Back testing is a huge issue. It is absolutely fine to use back testing when designing a trading system and checking how your system would have responded in previous market conditions but it is categorically wrong to ever use back tested data to promote a trading system to others. It is not real data. It is not real performance. The biggest danger of a broker allowing a trader to upload historical trade data is that not only can it obviously be faked to make a trader’s strategy look good but any system can be curve fitted to look good but will collapse the instant it operates in the real world.

It is the same with trade history built up on a demo account. You want to know that the trader understands how to handle money not just pick demo trades on a platform that is not guaranteed to even be using the same market data as the real platform. Demo accounts are a sales tool; they have no discernible merit in regards to real trading.

Paying a monthly fee to a trader is a personal choice; there are pros and cons either way. Arguably, a trader who earns his income from a monthly fee is less incentivised to trade for the sake of trading but when you look at a trader’s true history you can see if they are doing this anyway. In terms of the cons, if you are going to be paying upfront for a system then you would want to know the background and professional qualifications of the trader in advance as well as their true historic performance.

What’s important to recognise regarding Copy Trading is that it has a place for every type of trader at every stage of their trading journey.

The Novice:

When you are just starting out on your trading journey being able to watch how other’s trade in a live environment and review all their past trades along with seeing clear metrics such as their risk scores, historic draw-downs and which markets they’ve been trading can be incredibly beneficial. While you can usually use a demo account so as to test traders to copy without risking any money another significant benefit is that looking at these traders can be an excellent source of trade ideas for your own account, or help you in confirming a view on where the market might be headed. Being able to look at the live trades of others has big benefits.

The Time Poor:

Most traders have other life commitments, whether that’s a job during the day, family responsibilities or leisure pursuits. This can make sitting in front of screens all day and analysing endless charts, technical indicators and fundamental data a possibility for only the most dedicated or deranged! End of Day trading systems have often been promoted as the solution but in addition the concept of Copy Trading means that another trader is doing all the time consuming analysis and all you are having to do is to make an initial decision as to whether to copy their trades, with how much of your portfolio and then monitor their performance just enough to know when it might be best to stop following them, increase exposure to them or decrease it.

The Normal Trader:

The normal trader is often ‘time poor’ as trading is not their full time occupation so the benefits above hold true here, as does the idea of using Copy Trading as a source for individual trade ideas. But in addition there are other benefits. Any trader knows that there are times when the markets are moving in a manner that simply don’t suit our trading style. We have all been there where we’ve had a nice long run of making good profits but we notice the market evolves its way of moving and while we have recognised this we just cannot get our style of thinking and trading to stay working during this period. Well, luckily we aren’t all the same and while we may be having it tough in the markets there will be other traders for whom this is the time they make their big returns and it is those traders which we can allocate some of our funds to following at times when our trading style doesn’t fit. We might also be a long only trader or only like to trade a particular market but recognise that another market looks very interesting, others are profiting but it isn’t our thing. In this type of situation you can seek out a trader who prefers short trading and add them to your portfolio so as to act as a hedge to your own trading style or add a trader in the market that you’d like exposure to but know that you don’t want to trade it directly.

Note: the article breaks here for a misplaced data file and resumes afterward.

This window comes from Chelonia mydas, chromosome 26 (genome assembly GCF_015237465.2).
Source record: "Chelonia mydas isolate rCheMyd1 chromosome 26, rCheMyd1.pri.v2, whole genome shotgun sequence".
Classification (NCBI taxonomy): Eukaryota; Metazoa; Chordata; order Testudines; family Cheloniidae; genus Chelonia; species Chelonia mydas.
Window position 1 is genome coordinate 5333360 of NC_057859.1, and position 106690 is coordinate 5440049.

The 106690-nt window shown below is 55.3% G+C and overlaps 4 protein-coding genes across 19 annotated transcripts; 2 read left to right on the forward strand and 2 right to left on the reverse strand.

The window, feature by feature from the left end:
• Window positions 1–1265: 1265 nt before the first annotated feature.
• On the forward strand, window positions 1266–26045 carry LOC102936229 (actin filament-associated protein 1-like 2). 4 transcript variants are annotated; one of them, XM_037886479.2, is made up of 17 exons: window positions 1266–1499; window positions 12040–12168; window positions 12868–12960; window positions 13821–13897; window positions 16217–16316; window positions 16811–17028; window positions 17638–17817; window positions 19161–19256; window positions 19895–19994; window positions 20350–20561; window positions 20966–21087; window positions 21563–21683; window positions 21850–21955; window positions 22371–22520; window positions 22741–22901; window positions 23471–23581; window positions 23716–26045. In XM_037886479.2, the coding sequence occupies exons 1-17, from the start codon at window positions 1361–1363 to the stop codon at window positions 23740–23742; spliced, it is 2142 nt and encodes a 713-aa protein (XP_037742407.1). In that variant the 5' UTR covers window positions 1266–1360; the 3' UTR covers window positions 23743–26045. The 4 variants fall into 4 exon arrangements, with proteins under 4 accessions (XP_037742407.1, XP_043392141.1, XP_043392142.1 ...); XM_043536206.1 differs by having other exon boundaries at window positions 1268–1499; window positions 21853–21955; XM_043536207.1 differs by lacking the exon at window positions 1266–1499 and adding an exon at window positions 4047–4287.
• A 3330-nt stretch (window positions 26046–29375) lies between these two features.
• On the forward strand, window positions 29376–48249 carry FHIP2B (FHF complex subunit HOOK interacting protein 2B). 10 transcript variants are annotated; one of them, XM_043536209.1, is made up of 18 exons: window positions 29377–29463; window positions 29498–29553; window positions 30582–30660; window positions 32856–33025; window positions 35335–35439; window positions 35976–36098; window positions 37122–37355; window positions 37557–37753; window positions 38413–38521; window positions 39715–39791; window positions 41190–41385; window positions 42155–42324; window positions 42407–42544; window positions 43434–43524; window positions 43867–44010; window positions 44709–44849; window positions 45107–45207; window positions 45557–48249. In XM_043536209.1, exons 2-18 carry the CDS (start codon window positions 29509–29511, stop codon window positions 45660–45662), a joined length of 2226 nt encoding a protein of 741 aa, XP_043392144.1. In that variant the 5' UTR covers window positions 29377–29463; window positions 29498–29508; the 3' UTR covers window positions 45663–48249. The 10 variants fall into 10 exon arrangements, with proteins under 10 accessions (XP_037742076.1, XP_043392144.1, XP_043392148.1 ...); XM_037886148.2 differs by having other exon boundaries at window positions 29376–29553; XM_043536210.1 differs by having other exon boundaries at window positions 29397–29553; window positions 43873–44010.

The Experienced:

The absolute key to being an experienced trader is to know your weaknesses. Understand yourself well enough to know not just how you trade but understand how others trade. Having the ability to understand fellow traders opens huge opportunity in the world of Copy Trading. So long as your broker platform is sufficiently flexible to permit experienced traders to operate there are some tremendous advantages from adjusting the criteria under which you follow another trader.

In short, you apply your better experience to another trader’s activity, almost as if a mentor but purely for your personal gain. You might look at a trader and note that they trade one market better than you but another market not so, with a good system you can deselect specific markets from a trader that you are following so that those trades are ignored and not copied onto your account. Simultaneously, you might apply your expertise to note that he trades too large in a particular market due to over confidence and so you redefine the trade sizes for each market to dial out or even dial in risk.

All traders have draw-downs but being able to see each of a trader’s draw-down events and tie them in with the market conditions at the time you can see which market conditions don’t favour a trader and disconnect from following them when you notice those conditions returning to the market.

With a good system you can also add your own trades as well as close copied trades ahead of the trader or amend their stops and limits to better levels that you have spotted. Quite a few serious traders don’t like running overnight risk so being able to close out a trader’s positions on your own account booking any profits or losses ahead of the weekend or overnight can be very advantageous.

An experienced trader can usually take an average copy trader’s account and extract far better returns using these facilities.

Seeking Additional Income:

This is the bit that we have not touched on previously. You can obviously be one of the traders that others seek to copy and be paid by the platform for publishing your trades. For example if you trade using a third party trading system to generate your trade signals you can execute these onto your copy account and publish them for others to follow thus creating an additional income stream alongside your own trading.

Or, as we discussed for experienced traders, you could see a trader that you believe you could enhance their trades for better returns and publish those as a strategy to be copied. The scope is pretty limitless and studying the popular traders on a copy network will give a good insight in how to set yourself up to participate.